Underground Railroad by Colson Whitehead book cover

As summer begins to wind down, all I can think is, “I want s’more!” S’more fun, s’more sunshine, s’more time by a campfire, and definitely s’more of the delectable dessert of the season itself. In that spirit, and to keep up the summer learning, we’re going to create a fun s’mores spelling game that teaches tricky consonant blends. This activity will evoke the fun of toasting marshmallows, but with a lot less gooey mess. (Or for an extra-gooey edible option, see the end of the post!)

This activity helps children with spelling, specifically when working with words that have consonant blends. A consonant blend is when two consonants are next to each other in a word, such as in the word flip. When children begin to spell these words, it’s often hard for them to hear the second consonant in the blend. Building these words into “s’mores” in this spelling game helps kids slow down the word and listen for each letter. This reinforces what we call phonemic awareness (a super important early literacy skill), as well as teaching how to spell new words!


Cost: Free, if you have these simple supplies at home! If you need construction paper, it will be around $7.

scissors, marker, and construction paper

Step 1: Prepare a list of five words that start with consonant blends that you’ll be helping your child spell during the activity. Some great choices are trip, plug, frog, crab, and drum.

Alternatively, you can also adapt this activity to work for words that end with consonant blends, such as belt, tilt or band, or words that end in double letters, such as pass or buzz.

Step 2: Cut the cardboard into 10 squares. These will be your graham crackers.

pieces of cardboard cut into squares

Step 3: On your cardboard graham crackers, write the consonants that begin or end your target words. Remember: Graham crackers start and finish a s’more! This is a good time to refer to your list in order to keep your letters organized. For example, if you choose the word frog, make sure to write F on one square and G on another.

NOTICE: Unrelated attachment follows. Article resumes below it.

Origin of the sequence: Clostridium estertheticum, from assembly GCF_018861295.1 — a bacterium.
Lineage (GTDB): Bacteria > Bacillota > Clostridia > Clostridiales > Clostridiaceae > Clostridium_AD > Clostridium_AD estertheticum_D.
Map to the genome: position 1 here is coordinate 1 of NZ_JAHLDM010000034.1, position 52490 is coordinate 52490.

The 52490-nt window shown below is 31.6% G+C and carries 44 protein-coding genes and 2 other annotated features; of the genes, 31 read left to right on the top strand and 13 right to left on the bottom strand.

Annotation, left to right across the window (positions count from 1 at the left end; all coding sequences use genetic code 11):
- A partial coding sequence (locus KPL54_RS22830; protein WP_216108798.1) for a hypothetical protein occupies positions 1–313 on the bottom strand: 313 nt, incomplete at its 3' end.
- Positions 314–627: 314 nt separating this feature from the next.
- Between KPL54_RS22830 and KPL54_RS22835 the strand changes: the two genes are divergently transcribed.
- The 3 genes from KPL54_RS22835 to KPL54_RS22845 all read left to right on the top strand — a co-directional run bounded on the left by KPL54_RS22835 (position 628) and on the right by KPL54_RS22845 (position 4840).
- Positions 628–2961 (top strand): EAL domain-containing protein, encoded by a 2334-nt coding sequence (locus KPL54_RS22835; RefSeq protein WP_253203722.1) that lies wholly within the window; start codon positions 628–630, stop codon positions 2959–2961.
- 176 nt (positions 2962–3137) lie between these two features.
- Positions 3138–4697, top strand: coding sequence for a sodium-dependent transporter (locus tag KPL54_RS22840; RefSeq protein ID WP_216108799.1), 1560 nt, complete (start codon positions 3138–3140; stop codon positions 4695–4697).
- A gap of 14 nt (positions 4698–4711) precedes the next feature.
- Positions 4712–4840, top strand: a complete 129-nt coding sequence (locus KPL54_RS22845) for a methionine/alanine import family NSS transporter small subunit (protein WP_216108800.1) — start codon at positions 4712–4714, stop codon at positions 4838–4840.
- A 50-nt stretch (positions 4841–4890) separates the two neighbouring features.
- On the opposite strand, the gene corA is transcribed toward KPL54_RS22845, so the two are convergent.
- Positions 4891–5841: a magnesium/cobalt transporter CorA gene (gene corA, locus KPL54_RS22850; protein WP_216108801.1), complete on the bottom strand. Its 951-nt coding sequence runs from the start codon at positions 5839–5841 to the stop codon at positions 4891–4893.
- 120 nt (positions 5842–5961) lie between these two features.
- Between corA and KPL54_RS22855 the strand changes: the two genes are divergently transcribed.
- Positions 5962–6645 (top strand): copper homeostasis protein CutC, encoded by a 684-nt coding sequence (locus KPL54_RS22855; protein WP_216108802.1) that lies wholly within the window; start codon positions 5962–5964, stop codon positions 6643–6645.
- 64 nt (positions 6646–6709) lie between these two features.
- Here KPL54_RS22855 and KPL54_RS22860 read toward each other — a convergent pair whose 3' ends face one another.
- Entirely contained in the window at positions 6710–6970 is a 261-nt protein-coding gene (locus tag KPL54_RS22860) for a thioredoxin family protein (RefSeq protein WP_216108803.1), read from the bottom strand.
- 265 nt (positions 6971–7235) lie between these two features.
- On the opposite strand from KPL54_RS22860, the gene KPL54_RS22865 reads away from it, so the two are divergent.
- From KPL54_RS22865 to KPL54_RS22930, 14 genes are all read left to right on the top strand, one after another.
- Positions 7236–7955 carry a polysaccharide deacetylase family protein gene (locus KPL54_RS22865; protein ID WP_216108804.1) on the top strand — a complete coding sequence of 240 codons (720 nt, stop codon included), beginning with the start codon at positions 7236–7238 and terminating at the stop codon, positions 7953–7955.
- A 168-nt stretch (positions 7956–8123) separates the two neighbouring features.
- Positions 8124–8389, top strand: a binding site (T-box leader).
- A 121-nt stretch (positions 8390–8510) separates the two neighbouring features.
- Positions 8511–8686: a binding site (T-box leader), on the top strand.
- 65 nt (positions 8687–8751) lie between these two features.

cardboard cut into squares with letters written on each one

Step 4: Cut the dark brown paper into five squares that are approximately the same size as the cardboard. This is your chocolate.

pieces of dark brown construction paper cut into squares

Step 5: On your “chocolate” squares, write down the consonants that are the second letters of your words. (Or the second-to-last, if you opt to use words with consonant blends at the end.) For example, if you choose the word frog, you’ll need one piece of “chocolate” with the letter R on it. If you use the word belt, you’ll need an L.

Note: You will probably have multiples of the same letter, because certain consonants like L and R are very common in blends. That’s totally fine!

dark brown construction paper cut into squares with letters drawn on each square

Step 6: Cut the white paper into five rounded squares that will fit on your pieces of “chocolate.” These are your marshmallows! On them, write the vowels needed to create your words.

Step 7: Time to play! Call out one of the words from your list. Your child will need to grab all of the correct s’more ingredients to spell the right word. If they’re having trouble, help them out—this can absolutely be a team game. Once they’ve spelled the word correctly, they can go ahead and spell s’more words!

Adaptation for older children: If your child is a more advanced speller, you can simply let them play around with the ingredients and discover for themselves the words they can build into s’mores. 

Edible option: When you’re done, you might just enjoy a real-life s’more to finish off your faux-camping fun! Or you could really go all-out and do this consonant blends spelling game with real s’more ingredients, by writing your letters on graham crackers, chocolate pieces, and marshmallows using icing. If you do, be sure to share pictures on social media and tag us!

Book Pairing: We love to combine literacy activities with a relevant read-aloud. Pair your s’mores spelling activity with a picture book to get in the camping spirit. Some of my favorites are S is for S’mores, CeCe Loves Science and Adventure, and Curious George Goes Camping. You could even set up a tent or a nest of sleeping bags to read in, or read by a pretend fire outside, if you really want to set the mood! As you read, point out any words you encounter that have consonant blends, and help your child sound them out.

Looking for more fun games to teach reading, writing, and spelling? Check out our other literacy activities.